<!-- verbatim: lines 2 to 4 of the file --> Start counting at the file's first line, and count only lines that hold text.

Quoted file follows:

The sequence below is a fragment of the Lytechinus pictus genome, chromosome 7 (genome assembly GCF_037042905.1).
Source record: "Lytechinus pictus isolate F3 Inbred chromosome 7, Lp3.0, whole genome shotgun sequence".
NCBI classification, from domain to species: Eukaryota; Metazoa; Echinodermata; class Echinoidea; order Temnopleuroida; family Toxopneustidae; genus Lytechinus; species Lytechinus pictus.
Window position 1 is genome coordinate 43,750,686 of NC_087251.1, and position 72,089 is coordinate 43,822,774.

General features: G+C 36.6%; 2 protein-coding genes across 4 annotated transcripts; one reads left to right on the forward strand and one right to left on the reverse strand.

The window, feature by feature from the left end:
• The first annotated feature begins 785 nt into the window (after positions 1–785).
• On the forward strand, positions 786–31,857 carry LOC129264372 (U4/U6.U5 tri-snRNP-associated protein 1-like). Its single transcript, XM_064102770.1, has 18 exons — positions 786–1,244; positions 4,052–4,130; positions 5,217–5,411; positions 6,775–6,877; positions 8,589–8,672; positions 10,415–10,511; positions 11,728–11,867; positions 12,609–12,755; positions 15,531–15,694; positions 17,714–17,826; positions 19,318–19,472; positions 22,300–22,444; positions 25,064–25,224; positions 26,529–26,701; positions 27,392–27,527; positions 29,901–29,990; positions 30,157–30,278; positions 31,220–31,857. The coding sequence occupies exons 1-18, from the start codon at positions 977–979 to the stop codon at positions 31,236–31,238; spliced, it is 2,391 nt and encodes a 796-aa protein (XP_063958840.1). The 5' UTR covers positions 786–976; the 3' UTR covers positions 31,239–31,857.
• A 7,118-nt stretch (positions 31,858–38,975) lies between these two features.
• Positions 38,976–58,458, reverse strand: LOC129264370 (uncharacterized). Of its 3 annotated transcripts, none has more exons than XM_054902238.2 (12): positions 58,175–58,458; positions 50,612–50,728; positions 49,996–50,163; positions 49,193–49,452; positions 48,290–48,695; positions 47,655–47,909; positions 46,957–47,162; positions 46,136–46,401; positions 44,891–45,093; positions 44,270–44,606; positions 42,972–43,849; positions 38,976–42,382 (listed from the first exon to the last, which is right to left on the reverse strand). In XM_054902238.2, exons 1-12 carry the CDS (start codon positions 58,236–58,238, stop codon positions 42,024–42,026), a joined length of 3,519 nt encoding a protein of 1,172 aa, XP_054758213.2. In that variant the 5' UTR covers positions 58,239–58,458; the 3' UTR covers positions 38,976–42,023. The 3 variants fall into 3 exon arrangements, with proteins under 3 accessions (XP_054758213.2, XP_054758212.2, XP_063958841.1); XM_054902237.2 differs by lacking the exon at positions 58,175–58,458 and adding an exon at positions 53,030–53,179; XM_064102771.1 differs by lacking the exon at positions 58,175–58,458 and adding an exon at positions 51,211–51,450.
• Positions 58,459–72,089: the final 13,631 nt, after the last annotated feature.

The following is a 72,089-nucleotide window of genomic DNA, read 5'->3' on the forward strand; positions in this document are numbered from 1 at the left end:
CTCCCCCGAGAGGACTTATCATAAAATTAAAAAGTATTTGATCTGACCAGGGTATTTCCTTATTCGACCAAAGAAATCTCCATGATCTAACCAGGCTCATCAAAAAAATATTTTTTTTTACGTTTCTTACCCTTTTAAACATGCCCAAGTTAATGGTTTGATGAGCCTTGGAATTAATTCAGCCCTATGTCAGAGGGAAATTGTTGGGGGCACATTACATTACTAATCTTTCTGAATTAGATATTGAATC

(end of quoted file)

Source record: "Lytechinus pictus isolate F3 Inbred chromosome 7, Lp3.0, whole genome shotgun sequence".
NCBI classification, from domain to species: Eukaryota; Metazoa; Echinodermata; class Echinoidea; order Temnopleuroida; family Toxopneustidae; genus Lytechinus; species Lytechinus pictus.
Window position 1 is genome coordinate 43,750,686 of NC_087251.1, and position 72,089 is coordinate 43,822,774.